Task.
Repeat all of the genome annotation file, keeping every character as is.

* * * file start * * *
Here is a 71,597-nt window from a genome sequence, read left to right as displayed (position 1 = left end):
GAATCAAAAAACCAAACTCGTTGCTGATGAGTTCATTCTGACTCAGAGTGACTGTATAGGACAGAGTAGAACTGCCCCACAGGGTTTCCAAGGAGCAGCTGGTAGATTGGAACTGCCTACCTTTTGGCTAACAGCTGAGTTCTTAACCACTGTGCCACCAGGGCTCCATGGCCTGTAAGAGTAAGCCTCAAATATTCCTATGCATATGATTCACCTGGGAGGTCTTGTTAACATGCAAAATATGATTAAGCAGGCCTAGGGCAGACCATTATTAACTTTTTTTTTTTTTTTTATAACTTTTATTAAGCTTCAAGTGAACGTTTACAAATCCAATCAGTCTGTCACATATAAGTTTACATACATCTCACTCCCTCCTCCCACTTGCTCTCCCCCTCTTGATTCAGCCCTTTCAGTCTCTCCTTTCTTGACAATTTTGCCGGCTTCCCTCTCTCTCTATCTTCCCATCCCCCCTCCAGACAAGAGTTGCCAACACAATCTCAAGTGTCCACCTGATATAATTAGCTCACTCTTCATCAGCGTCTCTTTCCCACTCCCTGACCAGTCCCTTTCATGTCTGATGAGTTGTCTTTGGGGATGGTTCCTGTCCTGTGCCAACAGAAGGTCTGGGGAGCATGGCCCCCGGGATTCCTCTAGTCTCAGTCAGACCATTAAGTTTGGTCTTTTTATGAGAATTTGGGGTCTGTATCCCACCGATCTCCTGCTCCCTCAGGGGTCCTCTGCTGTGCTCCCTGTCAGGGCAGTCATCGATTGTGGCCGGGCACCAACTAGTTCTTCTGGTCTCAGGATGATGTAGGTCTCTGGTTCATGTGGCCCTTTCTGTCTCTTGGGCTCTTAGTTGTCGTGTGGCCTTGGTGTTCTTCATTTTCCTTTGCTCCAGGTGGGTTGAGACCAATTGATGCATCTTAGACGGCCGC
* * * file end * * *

Here is a 71,597-nt window from a genome sequence, read left to right as displayed (position 1 = left end):
GAATCAAAAAACCAAACTCGTTGCTGATGAGTTCATTCTGACTCAGAGTGACTGTATAGGACAGAGTAGAACTGCCCCACAGGGTTTCCAAGGAGCAGCTGGTAGATTGGAACTGCCTACCTTTTGGCTAACAGCTGAGTTCTTAACCACTGTGCCACCAGGGCTCCATGGCCTGTAAGAGTAAGCCTCAAATATTCCTATGCATATGATTCACCTGGGAGGTCTTGTTAACATGCAAAATATGATTAAGCAGGCCTAGGGCAGACCATTATTAACTTTTTTTTTTTTTTTTATAACTTTTATTAAGCTTCAAGTGAACGTTTACAAATCCAATCAGTCTGTCACATATAAGTTTACATACATCTCACTCCCTCCTCCCACTTGCTCTCCCCCTCTTGATTCAGCCCTTTCAGTCTCTCCTTTCTTGACAATTTTGCCGGCTTCCCTCTCTCTCTATCTTCCCATCCCCCCTCCAGACAAGAGTTGCCAACACAATCTCAAGTGTCCACCTGATATAATTAGCTCACTCTTCATCAGCGTCTCTTTCCCACTCCCTGACCAGTCCCTTTCATGTCTGATGAGTTGTCTTTGGGGATGGTTCCTGTCCTGTGCCAACAGAAGGTCTGGGGAGCATGGCCCCCGGGATTCCTCTAGTCTCAGTCAGACCATTAAGTTTGGTCTTTTTATGAGAATTTGGGGTCTGTATCCCACCGATCTCCTGCTCCCTCAGGGGTCCTCTGCTGTGCTCCCTGTCAGGGCAGTCATCGATTGTGGCCGGGCACCAACTAGTTCTTCTGGTCTCAGGATGATGTAGGTCTCTGGTTCATGTGGCCCTTTCTGTCTCTTGGGCTCTTAGTTGTCGTGTGGCCTTGGTGTTCTTCATTTTCCTTTGCTCCAGGTGGGTTGAGACCAATTGATGCATCTTAGACGGCCGC